Cornell grads offered positions in selective Teaching Assistant Program in France
Ariel Barbee, Robert Petrie, and Maura Quinn (all Class of 2021 graduates) will be calling Metropolitan France home for seven months while they teach English to French students in the primary and secondary levels.
Professor of French Devan Baty says it is rare for one Cornell graduate to get this opportunity with the Teaching Assistant Program in France (TAPIF), let alone for Cornell College to send off three graduates. TAPIF is a highly selective program sponsored by the French government that offers teaching positions to American citizens.
Barbee, Petrie, and Quinn will gain valuable experience teaching and expand their professional networks. In addition, all three will be eligible for scholarships for graduate study in France and in the United States.
Barbee moves from Chicago to Cornell to France
Barbee, who considers the Chicago suburbs her hometown, double majored in French and English and creative writing while also earning a minor in gender studies at Cornell. She will be teaching middle and high school level students in the Académie d’Amiens, a school district region in the north of France. With the changing landscape of COVID-19, Barbee is still waiting to hear if she will be teaching online, in person, or some combination. Either way, she is excited to be traveling to France in October when her position starts.
“The experiential learning that the Cornell French program provides is really invaluable,” says Barbee. “I wasn’t just studying textbooks; I was getting out into the community, volunteering, traveling, and really talking to people. I first started English tutoring at the Catherine McAuley Center and realized that I enjoyed teaching English. I first got on an airplane and went to a different country in Devan’s [Professor Baty’s] Martinique class. It was during one of our wonderfully long advisor/advisee talks that I first learned about TAPIF from [Professor of French] Rebecca [Wines]!”
This opportunity is even more meaningful, if that’s possible, to Barbee precisely because COVID-19 did disrupt some of the plans she had over the course of this past year.
“I also felt really relieved that I knew exactly what I would be doing after graduation and that I would get to travel! It’s been my dream to travel more, and while I am very thankful to be safe and healthy (and vaccinated now!), the pandemic definitely disrupted a lot of my academic and future plans I had been working on before,” says Barbee. “So that’s why I was so ecstatic and very thankful to have gotten this opportunity to work in TAPIF!”
Petrie elated to make up for lost time through cultural immersion
Petrie hails from Minneapolis and majored in anthropology while earning three minors in French, Russian, and studio art at Cornell College. He will be teaching primary school students in southern France and is elated to be tacking on more immersive experiences in France, especially since COVID-19 had derailed some of his previous plans to spend last spring and summer in France. He also says he is excited to gain more experience in a classroom as he considers teaching as a possible career path.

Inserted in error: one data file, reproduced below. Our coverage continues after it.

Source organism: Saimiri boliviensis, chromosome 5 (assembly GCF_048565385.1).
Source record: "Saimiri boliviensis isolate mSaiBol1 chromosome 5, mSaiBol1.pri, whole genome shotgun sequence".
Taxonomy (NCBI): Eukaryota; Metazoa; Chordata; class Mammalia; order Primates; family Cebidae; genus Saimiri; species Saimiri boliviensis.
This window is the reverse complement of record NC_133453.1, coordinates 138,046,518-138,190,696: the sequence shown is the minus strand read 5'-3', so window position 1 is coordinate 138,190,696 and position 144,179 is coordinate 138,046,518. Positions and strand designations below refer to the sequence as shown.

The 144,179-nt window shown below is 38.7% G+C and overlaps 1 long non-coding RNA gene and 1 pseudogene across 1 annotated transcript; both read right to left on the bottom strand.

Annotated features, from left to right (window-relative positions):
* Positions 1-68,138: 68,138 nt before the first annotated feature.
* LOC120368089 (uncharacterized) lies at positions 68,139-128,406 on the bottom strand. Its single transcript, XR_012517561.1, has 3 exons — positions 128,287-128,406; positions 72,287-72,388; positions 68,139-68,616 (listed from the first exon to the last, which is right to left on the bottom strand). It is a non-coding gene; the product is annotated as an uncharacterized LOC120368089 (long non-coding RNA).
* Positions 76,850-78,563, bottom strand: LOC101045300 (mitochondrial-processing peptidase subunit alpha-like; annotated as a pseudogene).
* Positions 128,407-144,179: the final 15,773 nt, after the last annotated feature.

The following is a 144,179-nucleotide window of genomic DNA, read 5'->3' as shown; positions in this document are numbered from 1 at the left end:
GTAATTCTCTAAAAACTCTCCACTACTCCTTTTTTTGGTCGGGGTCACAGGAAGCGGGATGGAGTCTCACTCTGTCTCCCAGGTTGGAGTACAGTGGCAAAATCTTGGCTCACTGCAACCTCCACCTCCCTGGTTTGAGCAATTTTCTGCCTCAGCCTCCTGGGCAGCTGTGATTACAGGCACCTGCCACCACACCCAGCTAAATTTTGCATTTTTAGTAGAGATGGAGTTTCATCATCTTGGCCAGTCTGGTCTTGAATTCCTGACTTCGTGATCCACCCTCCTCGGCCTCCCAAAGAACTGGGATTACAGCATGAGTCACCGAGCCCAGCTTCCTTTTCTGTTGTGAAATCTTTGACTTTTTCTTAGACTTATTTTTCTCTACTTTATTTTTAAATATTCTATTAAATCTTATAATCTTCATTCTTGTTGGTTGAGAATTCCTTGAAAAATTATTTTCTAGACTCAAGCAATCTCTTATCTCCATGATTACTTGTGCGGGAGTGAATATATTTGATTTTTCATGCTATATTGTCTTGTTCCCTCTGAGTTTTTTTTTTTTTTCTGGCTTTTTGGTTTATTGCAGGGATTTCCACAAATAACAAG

“The opportunities I have had thanks to Cornell’s Off-Campus Studies programs have helped me put into real-world use all the skills I have learned in both my language courses and my anthropology studies,” Petrie says. “I was able to spend my entire junior year abroad and feel much better suited to return to France as a worker having already lived there as a student.”
Quinn’s surprising journey into the French language
Quinn came to Cornell College from Rome, Georgia and double majored in medieval and early modern studies and the history and culture of music. She was the senior class president in the Student Senate and was elected to the nation’s most prestigious honor society, Phi Beta Kappa. She will be in l’Académie de Rouen, in Normandy. She expects to be teaching in person, barring any unforeseen changes with the state of the pandemic. She is looking forward to improving her French and seeing life from a different global perspective.
“Taking a language course on the block plan is a little weird because I learned a lot in a very short period of time,” she says. “I took four semesters of French, 101-205, in six months; I had not studied French before coming to Cornell and often felt I didn’t understand it at the time. But as I continued to practice while not taking French courses I realized that I knew a lot more than I thought, like when I could recognize a conjugation reading French sources for another class.”
Quinn credits Professors Baty and Rebecca Wines’ courses for preparing her for this opportunity. She says she hadn’t studied French before Cornell and with the ongoing support inside and outside the classroom from her French professors, she has made leaps and bounds in her progression in the language.
“It is a great honor to have even one of our graduates accepted;” says Baty, “having three is an unprecedented achievement that reflects the high caliber of our Cornell College students. Bravo et bonne continuation, Ariel, Maura, et Robert!”